Chicago (CBS) -- High school students have found their voices through Project Soapbox, which is part of the Mikva Challenge, a nonprofit that encourages civic engagement in young people.
"We give students a platform to let them talk about issues that they care about," said Kenneth Porter of the Mikva Challenge. "This is all about giving them the space to have some power and know that their voice matters."
Community members judge the first rounds in classrooms across the city. Eventually, finalists speak in front of city leaders and other students. Sometimes, they tell their own story and other times, it's someone else's.
Every time, there's a call to action and tough questions.
The competition helped finalist Rayvon Savary find his strength after a rough ride.
"When I was a sophomore, I broke my leg. I lost my older brother. It's a whole cycle of things that happened," Rayvon said.
He started taking too many of his prescription painkillers. His parents soon realized something was terribly wrong and stepped in.
"They definitely started monitoring everything," Rayvon said. "'Did you take them today? You're not abusing them, are you?' Asking me questions, starting conversations with me."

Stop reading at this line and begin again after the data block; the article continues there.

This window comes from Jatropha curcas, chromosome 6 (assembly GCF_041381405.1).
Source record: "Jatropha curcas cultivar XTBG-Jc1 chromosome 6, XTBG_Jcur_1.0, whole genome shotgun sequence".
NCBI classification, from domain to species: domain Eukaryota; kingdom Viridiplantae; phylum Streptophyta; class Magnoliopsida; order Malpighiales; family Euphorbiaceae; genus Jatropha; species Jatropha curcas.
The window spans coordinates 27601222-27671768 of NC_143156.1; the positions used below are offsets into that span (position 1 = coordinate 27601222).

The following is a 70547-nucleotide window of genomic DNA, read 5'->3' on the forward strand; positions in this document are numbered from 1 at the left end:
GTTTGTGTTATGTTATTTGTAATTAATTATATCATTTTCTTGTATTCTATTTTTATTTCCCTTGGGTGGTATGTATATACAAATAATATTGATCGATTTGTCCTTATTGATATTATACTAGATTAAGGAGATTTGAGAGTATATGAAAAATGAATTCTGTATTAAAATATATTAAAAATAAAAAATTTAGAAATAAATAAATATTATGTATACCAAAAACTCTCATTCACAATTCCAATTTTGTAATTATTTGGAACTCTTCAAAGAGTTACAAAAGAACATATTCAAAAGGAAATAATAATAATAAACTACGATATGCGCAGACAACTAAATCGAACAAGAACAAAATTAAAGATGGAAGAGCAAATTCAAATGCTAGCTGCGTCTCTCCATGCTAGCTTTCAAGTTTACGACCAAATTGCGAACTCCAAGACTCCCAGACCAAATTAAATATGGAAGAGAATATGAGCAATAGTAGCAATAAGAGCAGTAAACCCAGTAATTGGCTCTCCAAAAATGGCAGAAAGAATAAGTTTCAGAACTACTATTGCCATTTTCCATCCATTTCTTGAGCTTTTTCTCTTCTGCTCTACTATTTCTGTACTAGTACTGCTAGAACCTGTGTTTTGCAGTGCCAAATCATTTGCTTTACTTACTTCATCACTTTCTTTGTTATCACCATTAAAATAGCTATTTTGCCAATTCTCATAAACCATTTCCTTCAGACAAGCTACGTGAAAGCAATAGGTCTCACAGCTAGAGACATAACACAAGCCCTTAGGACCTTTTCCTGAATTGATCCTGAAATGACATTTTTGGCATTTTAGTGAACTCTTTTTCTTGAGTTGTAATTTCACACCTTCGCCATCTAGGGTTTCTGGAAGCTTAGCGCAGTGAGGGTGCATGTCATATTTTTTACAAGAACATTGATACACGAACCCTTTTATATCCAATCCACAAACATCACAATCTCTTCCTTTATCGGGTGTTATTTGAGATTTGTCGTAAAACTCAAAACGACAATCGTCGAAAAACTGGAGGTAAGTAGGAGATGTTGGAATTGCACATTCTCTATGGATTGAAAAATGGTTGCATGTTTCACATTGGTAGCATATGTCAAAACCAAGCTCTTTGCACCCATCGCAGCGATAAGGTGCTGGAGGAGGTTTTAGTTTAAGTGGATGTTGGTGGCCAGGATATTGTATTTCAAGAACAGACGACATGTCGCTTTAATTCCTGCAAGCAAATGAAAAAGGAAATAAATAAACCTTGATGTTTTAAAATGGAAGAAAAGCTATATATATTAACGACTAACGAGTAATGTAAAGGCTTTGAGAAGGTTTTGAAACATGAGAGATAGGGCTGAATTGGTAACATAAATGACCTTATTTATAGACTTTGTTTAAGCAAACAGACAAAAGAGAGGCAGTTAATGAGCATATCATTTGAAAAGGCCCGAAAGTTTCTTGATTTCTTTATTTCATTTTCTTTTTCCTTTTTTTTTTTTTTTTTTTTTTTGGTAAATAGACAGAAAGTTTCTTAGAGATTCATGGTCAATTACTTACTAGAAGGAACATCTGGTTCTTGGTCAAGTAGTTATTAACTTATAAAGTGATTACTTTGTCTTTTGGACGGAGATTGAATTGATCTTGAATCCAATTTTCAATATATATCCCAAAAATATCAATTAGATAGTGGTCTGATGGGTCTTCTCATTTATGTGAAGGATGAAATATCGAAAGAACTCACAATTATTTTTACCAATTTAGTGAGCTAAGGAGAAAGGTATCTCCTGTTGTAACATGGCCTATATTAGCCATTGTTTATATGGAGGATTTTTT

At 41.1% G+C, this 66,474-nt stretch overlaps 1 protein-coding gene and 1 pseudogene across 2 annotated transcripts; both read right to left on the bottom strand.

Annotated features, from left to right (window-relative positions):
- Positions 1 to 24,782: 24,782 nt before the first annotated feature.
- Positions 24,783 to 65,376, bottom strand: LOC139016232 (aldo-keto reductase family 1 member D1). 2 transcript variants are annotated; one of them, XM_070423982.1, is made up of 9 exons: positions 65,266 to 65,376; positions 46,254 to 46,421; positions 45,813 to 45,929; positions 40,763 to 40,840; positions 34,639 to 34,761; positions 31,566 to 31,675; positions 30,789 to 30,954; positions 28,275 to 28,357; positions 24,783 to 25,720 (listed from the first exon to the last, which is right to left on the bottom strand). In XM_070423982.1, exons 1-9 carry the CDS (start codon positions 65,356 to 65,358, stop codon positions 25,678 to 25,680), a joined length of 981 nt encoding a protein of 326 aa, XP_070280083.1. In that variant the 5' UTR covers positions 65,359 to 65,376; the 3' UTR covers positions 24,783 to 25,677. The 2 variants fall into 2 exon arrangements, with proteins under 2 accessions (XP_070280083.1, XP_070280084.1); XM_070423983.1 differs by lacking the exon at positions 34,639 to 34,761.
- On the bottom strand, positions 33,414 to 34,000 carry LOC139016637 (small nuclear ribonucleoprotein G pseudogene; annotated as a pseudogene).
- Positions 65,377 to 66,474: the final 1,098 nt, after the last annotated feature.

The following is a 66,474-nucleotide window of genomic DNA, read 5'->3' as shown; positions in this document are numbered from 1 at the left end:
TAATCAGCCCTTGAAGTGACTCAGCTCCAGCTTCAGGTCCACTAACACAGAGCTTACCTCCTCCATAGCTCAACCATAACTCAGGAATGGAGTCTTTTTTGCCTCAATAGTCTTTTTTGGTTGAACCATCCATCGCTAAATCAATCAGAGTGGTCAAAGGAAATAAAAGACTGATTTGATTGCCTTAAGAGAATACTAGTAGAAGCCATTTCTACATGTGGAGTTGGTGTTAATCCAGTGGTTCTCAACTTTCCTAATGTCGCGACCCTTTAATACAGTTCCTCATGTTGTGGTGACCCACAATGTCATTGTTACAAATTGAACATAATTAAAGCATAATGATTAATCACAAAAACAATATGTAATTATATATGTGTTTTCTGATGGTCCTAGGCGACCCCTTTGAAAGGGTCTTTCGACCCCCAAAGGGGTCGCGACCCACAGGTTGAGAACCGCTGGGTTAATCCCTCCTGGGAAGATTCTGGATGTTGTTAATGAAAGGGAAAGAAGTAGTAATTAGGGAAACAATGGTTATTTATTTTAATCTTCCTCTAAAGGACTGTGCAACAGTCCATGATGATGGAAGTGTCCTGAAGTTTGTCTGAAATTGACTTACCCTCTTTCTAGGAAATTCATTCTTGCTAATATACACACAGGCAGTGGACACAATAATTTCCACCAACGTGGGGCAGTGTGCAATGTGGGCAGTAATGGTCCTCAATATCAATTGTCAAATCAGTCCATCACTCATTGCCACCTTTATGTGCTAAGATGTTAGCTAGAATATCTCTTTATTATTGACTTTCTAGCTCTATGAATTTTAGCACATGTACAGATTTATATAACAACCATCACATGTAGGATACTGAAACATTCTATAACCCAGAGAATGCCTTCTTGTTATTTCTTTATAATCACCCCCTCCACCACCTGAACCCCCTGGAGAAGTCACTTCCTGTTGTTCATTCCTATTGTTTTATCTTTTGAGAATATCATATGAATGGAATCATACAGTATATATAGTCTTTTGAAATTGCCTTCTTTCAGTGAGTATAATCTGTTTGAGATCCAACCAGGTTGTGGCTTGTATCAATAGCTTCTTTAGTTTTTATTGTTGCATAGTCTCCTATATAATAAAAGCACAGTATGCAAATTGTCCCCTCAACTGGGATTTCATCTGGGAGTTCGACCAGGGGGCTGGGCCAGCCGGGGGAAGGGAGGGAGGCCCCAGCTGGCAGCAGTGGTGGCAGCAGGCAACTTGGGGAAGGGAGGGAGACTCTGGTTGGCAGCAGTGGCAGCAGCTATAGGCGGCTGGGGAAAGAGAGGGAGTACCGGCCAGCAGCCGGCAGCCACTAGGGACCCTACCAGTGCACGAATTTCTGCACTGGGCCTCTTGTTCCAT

Through Project Soapbox, Rayvon's now having conversations with other young people.
"It definitely gave me the platform to open up, and it really let that story go because I was holding it into myself for so long," he said. "Once I finally let it all out, I felt so much relief."
Rayvon now knows it's opening up on that platform, starting that conversation, that's so important.
He is one of 15 students who will speak in the Soapbox Nation competition in Washington, D.C. in July. The judges will be national legislators and decision makers.
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